“As Long As Grass Grows: The Indigenous Fight for Environmental Justice, From Colonization to Standing Rock” by Dina Gilio-Whitaker
While Indigenous activists have always led the fight for climate and environmental justice, their efforts have become more widely acknowledged by media, the federal government and allies. From the Standing Rock protest to #StopLine3, these fights are far from over — and they’re happening all across the country.
Inspired by these fights, Indigenous researcher and activist Dina Gilio-Whitaker authored As Long as Grass Grows: The Indigenous Fight for Environmental Justice in 2019. In the text, Gilio-Whitaker explores the ways the federal government has violated tribal treaties, destroyed the land it stole, and made food and water inaccessible to many native peoples. Additionally, the book highlights the leadership of Indigenous women in these fights for environmental justice.
“Eyes Bottle Dark with a Mouthful of Flowers” by Jake Skeets
Selected as the Best Poetry Book of 2019 by the likes of Electric Literature, Entropy Mag, Auburn Avenue and others, Eyes Bottle Dark with a Mouthful of Flowers is a masterful collection. The publisher calls Jake Skeets a “dazzling geologist of queer eros” — and that certainly feels like an apt description.
In the book, “Drunktown, New Mexico” has been shaped by violence — not just the violence that occurs there, but the violence done to it. Skeet writes that “the closest men become is when they are covered in blood / or nothing at all” in this town. This committed portrait of a place that’s been ravaged and forgotten also highlights the resilience of the people who live there — and the desire to reclaim what’s been taken.
“The Beadworkers: Stories” by Beth Piatote
Called a “poignant and challenging look at the way the past and present collide” by Kirkus Reviews, Beth Piatote’s debut story collection, The Beadworkers, is set in the Native Northwest. From the Battle of Wounded Knee to the Fish Wars of the 1960s, many of the stories in the collection stem from, or meditate on, events from the past.
One of Piatote’s narrators notes that, “it’s surprising how much material can be mined from making Indian versions of things” and, in other stories, Piatote does just that, retelling classical stories, like Sophocles’ Antigone, from an Indigenous perspective. With vibrant characters and a beautiful mix of both verse and prose, Piatote’s debut is a must-read collection — and we can’t wait to read more of her stories in the future.
“The Only Good Indians” by Stephen Graham Jones
Stephen Graham Jones (Ledfeather) wrote one of the 2020’s most highly anticipated horror novels — and all that anticipation certainly paid off. The Only Good Indians centers on the tale of four childhood friends who grow up, move away from home and then, a decade later, discover that a vengeful entity is hunting them for an act of violence they committed long ago.
The novel combines horror, drama and social commentary quite flawlessly, proving NPR’s statement that “Jones is one of the best writers working today regardless of genre.” Rebecca Roanhorse, the bestselling author of Trail of Lightning, wrote that “Jones boldly and bravely incorporates both the difficult and the beautiful parts of contemporary Indian life into his story, never once falling into stereotypes or easy answers but also not shying away from the horrors caused by cycles of violence.”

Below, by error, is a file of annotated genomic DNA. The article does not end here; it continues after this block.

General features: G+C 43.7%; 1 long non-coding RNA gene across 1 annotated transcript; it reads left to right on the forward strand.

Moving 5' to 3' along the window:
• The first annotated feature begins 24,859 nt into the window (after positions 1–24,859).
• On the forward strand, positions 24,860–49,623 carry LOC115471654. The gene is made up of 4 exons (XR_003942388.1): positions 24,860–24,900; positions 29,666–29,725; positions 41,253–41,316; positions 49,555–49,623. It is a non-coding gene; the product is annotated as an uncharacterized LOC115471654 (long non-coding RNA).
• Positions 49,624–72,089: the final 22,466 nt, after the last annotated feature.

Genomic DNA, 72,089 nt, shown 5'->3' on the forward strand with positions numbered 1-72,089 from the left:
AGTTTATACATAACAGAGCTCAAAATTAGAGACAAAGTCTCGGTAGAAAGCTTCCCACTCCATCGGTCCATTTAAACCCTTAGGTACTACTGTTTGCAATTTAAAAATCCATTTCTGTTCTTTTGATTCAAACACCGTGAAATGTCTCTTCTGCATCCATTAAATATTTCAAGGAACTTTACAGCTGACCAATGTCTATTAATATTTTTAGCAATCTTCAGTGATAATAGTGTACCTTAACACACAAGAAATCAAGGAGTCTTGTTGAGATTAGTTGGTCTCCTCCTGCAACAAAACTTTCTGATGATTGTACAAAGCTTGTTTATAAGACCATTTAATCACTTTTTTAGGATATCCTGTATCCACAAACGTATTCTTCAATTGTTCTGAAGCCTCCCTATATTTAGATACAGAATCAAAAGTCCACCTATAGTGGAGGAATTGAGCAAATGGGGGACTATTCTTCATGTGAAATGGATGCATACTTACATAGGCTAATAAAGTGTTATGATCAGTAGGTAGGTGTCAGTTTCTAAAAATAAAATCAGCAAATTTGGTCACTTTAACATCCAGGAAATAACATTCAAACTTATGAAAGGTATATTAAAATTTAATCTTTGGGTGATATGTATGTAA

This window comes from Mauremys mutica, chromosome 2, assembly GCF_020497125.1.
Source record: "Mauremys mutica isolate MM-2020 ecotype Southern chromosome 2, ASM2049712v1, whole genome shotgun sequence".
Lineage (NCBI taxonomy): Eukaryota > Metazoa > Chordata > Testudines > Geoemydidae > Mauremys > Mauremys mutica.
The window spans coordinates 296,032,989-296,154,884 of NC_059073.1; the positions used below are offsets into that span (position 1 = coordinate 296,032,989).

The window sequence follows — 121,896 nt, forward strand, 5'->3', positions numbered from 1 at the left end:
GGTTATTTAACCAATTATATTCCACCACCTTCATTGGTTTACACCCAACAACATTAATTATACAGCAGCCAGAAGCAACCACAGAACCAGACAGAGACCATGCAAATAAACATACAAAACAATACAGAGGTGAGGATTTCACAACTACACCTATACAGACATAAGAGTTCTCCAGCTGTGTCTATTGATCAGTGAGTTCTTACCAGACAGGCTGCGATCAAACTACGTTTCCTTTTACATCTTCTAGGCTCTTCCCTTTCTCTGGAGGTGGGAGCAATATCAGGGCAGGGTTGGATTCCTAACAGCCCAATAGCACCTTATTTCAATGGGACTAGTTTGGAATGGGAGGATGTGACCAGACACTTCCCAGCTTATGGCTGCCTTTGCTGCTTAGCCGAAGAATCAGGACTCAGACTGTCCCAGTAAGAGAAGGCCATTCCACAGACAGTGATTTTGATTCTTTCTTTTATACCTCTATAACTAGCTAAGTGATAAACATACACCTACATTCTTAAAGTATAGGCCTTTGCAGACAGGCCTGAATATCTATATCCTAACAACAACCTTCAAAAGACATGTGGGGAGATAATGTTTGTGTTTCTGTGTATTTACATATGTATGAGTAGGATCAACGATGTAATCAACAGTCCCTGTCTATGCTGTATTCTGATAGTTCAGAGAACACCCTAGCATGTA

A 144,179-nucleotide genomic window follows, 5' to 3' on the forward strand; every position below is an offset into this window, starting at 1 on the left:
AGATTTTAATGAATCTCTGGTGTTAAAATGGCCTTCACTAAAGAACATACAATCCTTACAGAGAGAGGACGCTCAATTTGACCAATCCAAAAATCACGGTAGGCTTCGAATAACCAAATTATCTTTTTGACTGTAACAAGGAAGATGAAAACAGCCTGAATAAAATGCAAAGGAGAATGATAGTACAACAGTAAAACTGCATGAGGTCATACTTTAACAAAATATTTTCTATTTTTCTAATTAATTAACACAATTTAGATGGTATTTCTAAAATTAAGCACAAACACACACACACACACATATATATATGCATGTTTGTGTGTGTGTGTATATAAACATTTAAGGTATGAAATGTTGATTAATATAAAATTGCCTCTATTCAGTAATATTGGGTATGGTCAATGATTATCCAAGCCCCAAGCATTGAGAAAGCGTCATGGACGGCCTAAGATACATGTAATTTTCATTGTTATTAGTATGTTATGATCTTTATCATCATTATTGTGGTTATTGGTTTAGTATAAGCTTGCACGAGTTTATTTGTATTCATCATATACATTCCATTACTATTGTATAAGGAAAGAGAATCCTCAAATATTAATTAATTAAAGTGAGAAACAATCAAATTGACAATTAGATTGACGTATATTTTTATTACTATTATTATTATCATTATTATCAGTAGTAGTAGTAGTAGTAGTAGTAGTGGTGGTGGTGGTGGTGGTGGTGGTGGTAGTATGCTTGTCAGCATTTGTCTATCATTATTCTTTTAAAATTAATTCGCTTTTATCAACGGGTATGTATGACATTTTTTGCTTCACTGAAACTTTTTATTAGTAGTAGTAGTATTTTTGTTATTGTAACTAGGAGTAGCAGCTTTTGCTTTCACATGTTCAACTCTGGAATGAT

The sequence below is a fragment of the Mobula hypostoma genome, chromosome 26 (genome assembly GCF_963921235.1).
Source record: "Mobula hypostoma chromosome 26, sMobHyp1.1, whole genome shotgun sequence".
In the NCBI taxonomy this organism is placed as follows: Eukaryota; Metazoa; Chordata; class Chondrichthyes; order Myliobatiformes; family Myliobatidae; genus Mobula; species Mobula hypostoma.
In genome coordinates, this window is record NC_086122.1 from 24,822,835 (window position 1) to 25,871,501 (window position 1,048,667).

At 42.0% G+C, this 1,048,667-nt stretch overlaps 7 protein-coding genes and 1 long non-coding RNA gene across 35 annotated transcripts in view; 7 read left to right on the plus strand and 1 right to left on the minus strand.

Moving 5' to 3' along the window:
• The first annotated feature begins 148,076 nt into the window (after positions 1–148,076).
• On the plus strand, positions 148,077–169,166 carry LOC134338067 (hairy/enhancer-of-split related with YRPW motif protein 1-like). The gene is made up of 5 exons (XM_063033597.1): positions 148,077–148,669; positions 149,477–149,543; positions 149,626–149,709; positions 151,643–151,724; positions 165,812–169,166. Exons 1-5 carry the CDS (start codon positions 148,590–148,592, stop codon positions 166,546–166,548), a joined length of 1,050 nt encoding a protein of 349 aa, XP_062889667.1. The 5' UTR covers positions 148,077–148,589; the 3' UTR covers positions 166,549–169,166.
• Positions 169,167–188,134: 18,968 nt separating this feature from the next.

“An Indigenous Peoples’ History of the United States for Young People” by Roxanne Dunbar-Ortiz
Undoubtedly, understanding our collective history is essential to understanding our present. For example, the movements to abolish Columbus Day or stop Line 3 stem from how the first colonizers treated Native people and the land we all live on today. Today, there are more than 500 federally recognized Indigenous nations; roughly 3 million people comprise these nations, but, before the centuries-long genocide by white colonizers, 15 million Indigenous people lived on land that’s the present-day U.S.
In An Indigenous Peoples’ History of the United States, historian and Indigenous rights activist Roxanne Dunbar-Ortiz tells the story of the U.S. empire’s rise from an Indigenous perspective — a landmark first. Dunbar-Ortiz’s 2015 bestseller was later adapted, with the help of Jean Mendoza and Debbie Reese, into a book aimed at middle-grade and young-adult readers.
Whether you’re reading one of these books yourself or looking to start a discussion with younger students, these texts allow readers to think critically and examine the way we learn about our history. Filled with archival images and maps, An Indigenous Peoples’ History of the United States for Young People does an exceptionally good job of highlighting 400 years of Indigenous peoples’ resistance and resilience in the fight against colonialism.
“Streaming” by Allison Adelle Hedge Coke
Award-winning poet Allison Adelle Hedge Coke explores loss, memory and the future of our planet in this multi-award-winning collection. Joy Harjo, the U.S. National Poet Laureate, noted that the poems in Streaming are “the songs of righteous anger and utter beauty.”
Lauded for her musicality, Hedge Coke uses structure and imagery to great effect, crafting poems that are singular. “Hedge Coke uproots the order of poetry and song,” Jennifer Martelli writes in Green Mountain Review “— or, she finds its massive roots deep beneath the soil of America.”
“Feed” by Tommy Pico
Tommy Pico has won the Whiting Award, an American Book Award, and was a Lambda Literary Award finalist. Now, Feed completes his Teebs Cycle, a series of four books. This riveting collection is ambitious, to say the least, and tackles everything from pop culture to food to being friends with your ex.
Shelf Awareness called it “a dazzling fusion of culture,” noting that “Feed is as much about what we consume as how we consume. Pico’s lines are ever-growing, ever-expanding. And while we might seem lost in the abundance, the sheer variety, Pico is a skilled enough poet to ground us.”